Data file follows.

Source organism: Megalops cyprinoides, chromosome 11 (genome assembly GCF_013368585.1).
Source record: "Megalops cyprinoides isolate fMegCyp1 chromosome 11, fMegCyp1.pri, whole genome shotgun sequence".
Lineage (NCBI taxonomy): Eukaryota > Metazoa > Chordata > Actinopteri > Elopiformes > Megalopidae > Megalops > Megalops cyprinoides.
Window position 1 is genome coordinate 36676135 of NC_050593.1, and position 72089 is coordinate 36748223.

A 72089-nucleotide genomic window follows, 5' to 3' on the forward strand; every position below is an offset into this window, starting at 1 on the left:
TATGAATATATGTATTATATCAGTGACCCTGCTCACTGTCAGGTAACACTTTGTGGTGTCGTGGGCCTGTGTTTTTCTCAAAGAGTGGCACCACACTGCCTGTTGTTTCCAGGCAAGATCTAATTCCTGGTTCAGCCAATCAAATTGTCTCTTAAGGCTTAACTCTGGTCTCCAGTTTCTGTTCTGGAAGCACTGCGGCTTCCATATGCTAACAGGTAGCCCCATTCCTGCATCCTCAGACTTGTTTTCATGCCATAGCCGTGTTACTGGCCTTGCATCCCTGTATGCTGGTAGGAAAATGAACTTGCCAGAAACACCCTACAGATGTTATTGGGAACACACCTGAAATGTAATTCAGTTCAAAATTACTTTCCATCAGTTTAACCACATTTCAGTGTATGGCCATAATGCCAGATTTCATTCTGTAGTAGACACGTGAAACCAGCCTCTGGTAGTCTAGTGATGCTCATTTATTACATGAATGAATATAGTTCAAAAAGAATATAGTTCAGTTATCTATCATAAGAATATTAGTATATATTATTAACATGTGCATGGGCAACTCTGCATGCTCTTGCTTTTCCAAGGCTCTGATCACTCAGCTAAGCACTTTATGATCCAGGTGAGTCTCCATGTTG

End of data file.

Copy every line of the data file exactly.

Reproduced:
Source organism: Megalops cyprinoides, chromosome 11 (genome assembly GCF_013368585.1).
Source record: "Megalops cyprinoides isolate fMegCyp1 chromosome 11, fMegCyp1.pri, whole genome shotgun sequence".
Lineage (NCBI taxonomy): Eukaryota > Metazoa > Chordata > Actinopteri > Elopiformes > Megalopidae > Megalops > Megalops cyprinoides.
Window position 1 is genome coordinate 36676135 of NC_050593.1, and position 72089 is coordinate 36748223.

A 72089-nucleotide genomic window follows, 5' to 3' on the forward strand; every position below is an offset into this window, starting at 1 on the left:
TATGAATATATGTATTATATCAGTGACCCTGCTCACTGTCAGGTAACACTTTGTGGTGTCGTGGGCCTGTGTTTTTCTCAAAGAGTGGCACCACACTGCCTGTTGTTTCCAGGCAAGATCTAATTCCTGGTTCAGCCAATCAAATTGTCTCTTAAGGCTTAACTCTGGTCTCCAGTTTCTGTTCTGGAAGCACTGCGGCTTCCATATGCTAACAGGTAGCCCCATTCCTGCATCCTCAGACTTGTTTTCATGCCATAGCCGTGTTACTGGCCTTGCATCCCTGTATGCTGGTAGGAAAATGAACTTGCCAGAAACACCCTACAGATGTTATTGGGAACACACCTGAAATGTAATTCAGTTCAAAATTACTTTCCATCAGTTTAACCACATTTCAGTGTATGGCCATAATGCCAGATTTCATTCTGTAGTAGACACGTGAAACCAGCCTCTGGTAGTCTAGTGATGCTCATTTATTACATGAATGAATATAGTTCAAAAAGAATATAGTTCAGTTATCTATCATAAGAATATTAGTATATATTATTAACATGTGCATGGGCAACTCTGCATGCTCTTGCTTTTCCAAGGCTCTGATCACTCAGCTAAGCACTTTATGATCCAGGTGAGTCTCCATGTTG